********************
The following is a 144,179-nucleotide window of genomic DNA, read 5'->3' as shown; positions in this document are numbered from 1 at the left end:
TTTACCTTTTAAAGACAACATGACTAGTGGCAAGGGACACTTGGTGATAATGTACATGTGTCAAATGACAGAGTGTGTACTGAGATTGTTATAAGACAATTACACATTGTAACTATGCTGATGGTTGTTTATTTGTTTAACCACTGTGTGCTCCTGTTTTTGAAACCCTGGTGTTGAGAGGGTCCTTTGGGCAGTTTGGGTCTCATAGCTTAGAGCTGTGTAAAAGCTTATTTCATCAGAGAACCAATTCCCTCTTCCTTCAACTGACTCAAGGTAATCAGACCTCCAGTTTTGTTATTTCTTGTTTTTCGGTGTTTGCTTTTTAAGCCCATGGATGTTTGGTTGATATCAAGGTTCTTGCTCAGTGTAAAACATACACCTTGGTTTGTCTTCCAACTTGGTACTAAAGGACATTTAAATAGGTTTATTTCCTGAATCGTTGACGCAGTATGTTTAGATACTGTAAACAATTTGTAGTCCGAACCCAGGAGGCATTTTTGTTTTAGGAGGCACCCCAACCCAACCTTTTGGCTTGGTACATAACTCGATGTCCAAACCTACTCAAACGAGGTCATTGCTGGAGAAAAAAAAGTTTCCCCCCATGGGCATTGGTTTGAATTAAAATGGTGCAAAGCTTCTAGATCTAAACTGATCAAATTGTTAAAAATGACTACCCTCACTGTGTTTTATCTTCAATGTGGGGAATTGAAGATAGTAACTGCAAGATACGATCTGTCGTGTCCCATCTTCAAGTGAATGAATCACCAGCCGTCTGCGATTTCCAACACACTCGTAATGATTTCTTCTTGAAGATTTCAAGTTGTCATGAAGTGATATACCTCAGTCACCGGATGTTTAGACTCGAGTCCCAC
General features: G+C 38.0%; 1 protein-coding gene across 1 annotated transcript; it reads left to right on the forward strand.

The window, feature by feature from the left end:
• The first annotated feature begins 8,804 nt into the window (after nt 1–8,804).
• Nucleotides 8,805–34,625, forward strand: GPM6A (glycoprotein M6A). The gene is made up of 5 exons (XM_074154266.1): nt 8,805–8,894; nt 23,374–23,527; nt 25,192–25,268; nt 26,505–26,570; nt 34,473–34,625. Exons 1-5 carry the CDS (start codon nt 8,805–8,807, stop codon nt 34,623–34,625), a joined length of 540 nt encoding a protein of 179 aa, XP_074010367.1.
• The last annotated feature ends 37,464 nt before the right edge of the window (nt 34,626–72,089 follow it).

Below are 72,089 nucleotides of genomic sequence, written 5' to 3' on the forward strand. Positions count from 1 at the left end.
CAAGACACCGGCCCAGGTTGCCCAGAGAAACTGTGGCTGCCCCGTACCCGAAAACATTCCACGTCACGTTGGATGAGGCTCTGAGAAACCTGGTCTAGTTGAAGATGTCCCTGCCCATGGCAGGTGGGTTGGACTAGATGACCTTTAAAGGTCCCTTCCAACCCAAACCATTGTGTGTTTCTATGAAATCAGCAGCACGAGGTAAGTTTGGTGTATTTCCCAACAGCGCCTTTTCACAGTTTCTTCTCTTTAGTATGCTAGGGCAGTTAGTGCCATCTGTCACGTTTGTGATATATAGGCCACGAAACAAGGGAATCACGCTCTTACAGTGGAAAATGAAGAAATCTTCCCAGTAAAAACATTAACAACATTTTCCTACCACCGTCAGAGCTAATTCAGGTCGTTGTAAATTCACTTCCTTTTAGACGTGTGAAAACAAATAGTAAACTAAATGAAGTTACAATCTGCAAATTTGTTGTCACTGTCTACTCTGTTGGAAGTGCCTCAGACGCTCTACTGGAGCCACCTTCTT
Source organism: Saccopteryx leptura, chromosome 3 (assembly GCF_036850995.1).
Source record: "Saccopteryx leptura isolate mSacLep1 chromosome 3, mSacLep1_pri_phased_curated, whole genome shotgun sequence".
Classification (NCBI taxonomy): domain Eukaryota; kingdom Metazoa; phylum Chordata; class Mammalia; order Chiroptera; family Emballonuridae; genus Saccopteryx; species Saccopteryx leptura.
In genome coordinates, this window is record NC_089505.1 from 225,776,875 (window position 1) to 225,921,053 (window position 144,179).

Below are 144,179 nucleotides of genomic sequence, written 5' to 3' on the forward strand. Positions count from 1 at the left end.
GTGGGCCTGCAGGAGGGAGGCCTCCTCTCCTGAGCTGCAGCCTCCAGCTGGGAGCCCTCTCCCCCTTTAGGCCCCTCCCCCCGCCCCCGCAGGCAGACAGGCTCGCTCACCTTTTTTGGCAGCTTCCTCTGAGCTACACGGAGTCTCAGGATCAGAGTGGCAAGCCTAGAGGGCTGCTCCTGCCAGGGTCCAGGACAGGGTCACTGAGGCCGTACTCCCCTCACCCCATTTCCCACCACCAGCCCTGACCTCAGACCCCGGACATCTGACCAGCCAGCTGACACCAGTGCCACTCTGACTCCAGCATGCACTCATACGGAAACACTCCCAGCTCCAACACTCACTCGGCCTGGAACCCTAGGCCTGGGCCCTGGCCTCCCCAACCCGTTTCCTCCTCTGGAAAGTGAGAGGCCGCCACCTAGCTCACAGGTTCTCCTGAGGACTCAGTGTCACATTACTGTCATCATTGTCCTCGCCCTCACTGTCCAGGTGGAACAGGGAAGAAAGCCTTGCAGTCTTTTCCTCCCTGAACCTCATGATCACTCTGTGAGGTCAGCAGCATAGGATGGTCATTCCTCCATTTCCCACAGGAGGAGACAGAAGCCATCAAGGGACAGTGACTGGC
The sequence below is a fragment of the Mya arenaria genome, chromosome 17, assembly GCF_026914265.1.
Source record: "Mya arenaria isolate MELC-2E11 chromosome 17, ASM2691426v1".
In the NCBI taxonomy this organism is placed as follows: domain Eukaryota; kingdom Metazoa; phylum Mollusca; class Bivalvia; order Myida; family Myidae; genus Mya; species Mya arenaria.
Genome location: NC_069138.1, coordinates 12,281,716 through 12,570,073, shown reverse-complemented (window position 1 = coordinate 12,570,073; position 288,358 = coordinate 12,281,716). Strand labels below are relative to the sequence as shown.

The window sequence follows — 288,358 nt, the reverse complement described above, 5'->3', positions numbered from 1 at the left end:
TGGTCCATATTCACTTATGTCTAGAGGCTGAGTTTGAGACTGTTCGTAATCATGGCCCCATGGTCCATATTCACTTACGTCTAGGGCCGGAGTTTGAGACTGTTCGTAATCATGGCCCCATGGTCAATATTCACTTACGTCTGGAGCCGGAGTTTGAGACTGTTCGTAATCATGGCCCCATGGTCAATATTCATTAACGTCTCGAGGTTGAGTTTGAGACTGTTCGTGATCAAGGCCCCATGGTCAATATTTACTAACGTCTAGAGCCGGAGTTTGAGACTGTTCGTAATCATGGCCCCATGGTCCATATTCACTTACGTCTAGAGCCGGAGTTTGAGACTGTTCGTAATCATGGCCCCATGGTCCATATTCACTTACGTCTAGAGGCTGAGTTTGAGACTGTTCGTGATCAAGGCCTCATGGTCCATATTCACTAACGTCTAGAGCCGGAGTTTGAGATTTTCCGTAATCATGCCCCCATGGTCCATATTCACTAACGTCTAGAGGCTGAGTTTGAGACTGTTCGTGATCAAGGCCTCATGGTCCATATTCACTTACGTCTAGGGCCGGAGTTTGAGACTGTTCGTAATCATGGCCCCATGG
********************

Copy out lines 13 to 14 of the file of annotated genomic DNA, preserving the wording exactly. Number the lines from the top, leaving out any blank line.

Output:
In genome coordinates, this window is record NC_089505.1 from 225,776,875 (window position 1) to 225,921,053 (window position 144,179).

Below are 144,179 nucleotides of genomic sequence, written 5' to 3' on the forward strand. Positions count from 1 at the left end.